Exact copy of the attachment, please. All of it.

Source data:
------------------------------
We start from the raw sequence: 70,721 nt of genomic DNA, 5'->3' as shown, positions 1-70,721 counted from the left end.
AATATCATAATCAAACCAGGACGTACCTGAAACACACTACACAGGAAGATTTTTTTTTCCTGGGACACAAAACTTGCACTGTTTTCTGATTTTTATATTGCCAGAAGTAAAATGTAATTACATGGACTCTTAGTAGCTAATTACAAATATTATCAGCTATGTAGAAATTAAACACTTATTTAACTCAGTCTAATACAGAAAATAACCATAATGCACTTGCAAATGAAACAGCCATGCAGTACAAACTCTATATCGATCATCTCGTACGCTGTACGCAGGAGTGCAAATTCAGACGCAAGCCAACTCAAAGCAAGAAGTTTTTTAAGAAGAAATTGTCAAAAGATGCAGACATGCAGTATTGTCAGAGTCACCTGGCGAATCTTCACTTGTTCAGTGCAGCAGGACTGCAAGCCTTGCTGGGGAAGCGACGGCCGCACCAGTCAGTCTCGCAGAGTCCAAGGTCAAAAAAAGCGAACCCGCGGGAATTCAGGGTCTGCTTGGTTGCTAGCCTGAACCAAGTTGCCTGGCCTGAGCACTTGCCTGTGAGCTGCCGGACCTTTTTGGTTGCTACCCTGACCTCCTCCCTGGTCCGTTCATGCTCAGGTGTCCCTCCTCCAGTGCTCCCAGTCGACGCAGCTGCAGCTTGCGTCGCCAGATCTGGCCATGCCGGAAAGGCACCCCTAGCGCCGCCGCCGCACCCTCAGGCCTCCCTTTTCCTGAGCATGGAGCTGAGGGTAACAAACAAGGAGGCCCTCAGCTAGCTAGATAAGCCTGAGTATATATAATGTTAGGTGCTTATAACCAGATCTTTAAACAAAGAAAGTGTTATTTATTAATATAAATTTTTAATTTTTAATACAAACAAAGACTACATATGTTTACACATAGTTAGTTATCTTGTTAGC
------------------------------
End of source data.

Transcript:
We start from the raw sequence: 70,721 nt of genomic DNA, 5'->3' as shown, positions 1-70,721 counted from the left end.
AATATCATAATCAAACCAGGACGTACCTGAAACACACTACACAGGAAGATTTTTTTTTCCTGGGACACAAAACTTGCACTGTTTTCTGATTTTTATATTGCCAGAAGTAAAATGTAATTACATGGACTCTTAGTAGCTAATTACAAATATTATCAGCTATGTAGAAATTAAACACTTATTTAACTCAGTCTAATACAGAAAATAACCATAATGCACTTGCAAATGAAACAGCCATGCAGTACAAACTCTATATCGATCATCTCGTACGCTGTACGCAGGAGTGCAAATTCAGACGCAAGCCAACTCAAAGCAAGAAGTTTTTTAAGAAGAAATTGTCAAAAGATGCAGACATGCAGTATTGTCAGAGTCACCTGGCGAATCTTCACTTGTTCAGTGCAGCAGGACTGCAAGCCTTGCTGGGGAAGCGACGGCCGCACCAGTCAGTCTCGCAGAGTCCAAGGTCAAAAAAAGCGAACCCGCGGGAATTCAGGGTCTGCTTGGTTGCTAGCCTGAACCAAGTTGCCTGGCCTGAGCACTTGCCTGTGAGCTGCCGGACCTTTTTGGTTGCTACCCTGACCTCCTCCCTGGTCCGTTCATGCTCAGGTGTCCCTCCTCCAGTGCTCCCAGTCGACGCAGCTGCAGCTTGCGTCGCCAGATCTGGCCATGCCGGAAAGGCACCCCTAGCGCCGCCGCCGCACCCTCAGGCCTCCCTTTTCCTGAGCATGGAGCTGAGGGTAACAAACAAGGAGGCCCTCAGCTAGCTAGATAAGCCTGAGTATATATAATGTTAGGTGCTTATAACCAGATCTTTAAACAAAGAAAGTGTTATTTATTAATATAAATTTTTAATTTTTAATACAAACAAAGACTACATATGTTTACACATAGTTAGTTATCTTGTTAGC